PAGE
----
France’s AMF receives 2,261 enquiries about crypto-assets in first 10 months of 2018
The majority of cases concern fraudulent offers of investments in cryptocurrencies rather than ICOs.
The investor info center of the French Financial Markets Authority (AMF) received 2,261 enquiries about crypto-assets in the first 10 months of 2018. The data comes from an analysis of the ICO market in France, published by the AMF today.
Whereas the regulator confirms that there are concerns about crypto fraud, in most the cases complaints concern fraudulent investments in cryptocurrencies rather initial coin offerings (ICOs). They remain a rather marginal method of financing, having generated EUR 19.4 billion since 2014. France represents a minor part of this market, with 15 ICOs having generated EUR 89 million.
The French regulator notes that meager 6% of the tokens display characteristics of financial instruments.
ICOs come with their risks. These include absence of price transparency, as well as risks of cyber attacks.
Although some institutional investors (hedge funds) have started to invest in ICOs in certain jurisdictions, the majority of traditional institutional investors steers clear from these offerings. Overall, the AMF concludes that the number of investors in tokens is quite small.
Regarding the risks concerning crypto-assets, and cryptocurrencies in particular, the French regulator has started publishing a black list of fraudulent cryptocurrency platforms. Currently, 74 such platforms are suspected of making fraudulent solicitations.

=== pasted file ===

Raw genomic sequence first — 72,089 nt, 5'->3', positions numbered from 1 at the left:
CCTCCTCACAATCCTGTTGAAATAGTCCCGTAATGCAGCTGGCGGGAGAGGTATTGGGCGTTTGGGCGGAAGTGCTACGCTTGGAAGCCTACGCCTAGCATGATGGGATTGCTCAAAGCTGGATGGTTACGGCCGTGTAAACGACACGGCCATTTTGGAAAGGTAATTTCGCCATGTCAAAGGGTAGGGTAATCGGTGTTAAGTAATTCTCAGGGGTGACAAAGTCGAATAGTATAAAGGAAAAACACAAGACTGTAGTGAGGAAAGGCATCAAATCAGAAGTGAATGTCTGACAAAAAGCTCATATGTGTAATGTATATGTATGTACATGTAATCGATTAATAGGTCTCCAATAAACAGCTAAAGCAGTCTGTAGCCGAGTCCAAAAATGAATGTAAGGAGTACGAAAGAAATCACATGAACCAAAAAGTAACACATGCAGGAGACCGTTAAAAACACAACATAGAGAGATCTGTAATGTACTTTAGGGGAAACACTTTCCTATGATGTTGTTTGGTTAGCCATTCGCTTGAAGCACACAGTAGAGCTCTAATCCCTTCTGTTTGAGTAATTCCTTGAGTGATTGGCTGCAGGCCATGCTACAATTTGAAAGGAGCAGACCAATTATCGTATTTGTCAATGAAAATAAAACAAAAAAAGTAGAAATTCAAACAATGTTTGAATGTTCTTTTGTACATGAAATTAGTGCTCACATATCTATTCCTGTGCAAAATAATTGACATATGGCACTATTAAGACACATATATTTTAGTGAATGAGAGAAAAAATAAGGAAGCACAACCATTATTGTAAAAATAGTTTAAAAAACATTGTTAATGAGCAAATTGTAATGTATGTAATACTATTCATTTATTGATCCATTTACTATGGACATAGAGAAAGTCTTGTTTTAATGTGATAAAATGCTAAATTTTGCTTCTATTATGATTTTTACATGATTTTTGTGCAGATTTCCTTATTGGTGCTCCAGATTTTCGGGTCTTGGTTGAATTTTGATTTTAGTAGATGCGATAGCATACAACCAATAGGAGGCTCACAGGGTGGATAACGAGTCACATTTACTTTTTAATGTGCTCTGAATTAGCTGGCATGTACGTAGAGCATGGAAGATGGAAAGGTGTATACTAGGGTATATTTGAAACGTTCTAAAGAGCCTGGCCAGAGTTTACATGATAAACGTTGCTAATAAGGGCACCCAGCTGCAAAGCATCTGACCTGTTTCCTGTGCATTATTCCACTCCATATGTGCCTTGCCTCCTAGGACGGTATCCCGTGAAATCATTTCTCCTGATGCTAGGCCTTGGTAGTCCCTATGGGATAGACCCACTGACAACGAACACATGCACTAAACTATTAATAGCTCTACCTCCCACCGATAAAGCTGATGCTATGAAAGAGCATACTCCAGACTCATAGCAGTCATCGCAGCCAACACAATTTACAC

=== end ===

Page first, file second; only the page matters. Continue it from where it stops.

A recent AMF Newsletter has provided some information about crypto-asset ads. During the first nine months of 2018, these accounted for 12% of the ads of investment products. The percentage is higher than the level of below 3% for 2017.
Advertisements of CFDs and other highly speculative online trading products accounted for 24% of all the investment ads in France in the first nine months of 2018. This is way below than the higher share seen in previous years. Until 2016, the share of these ads was around 50%. Also, the ads for such products had become more restricted in their content and now focus on offers permitted under the Sapin II law. This law prohibited digital advertising of all sorts of high-risk products, including CFDs with high leverage.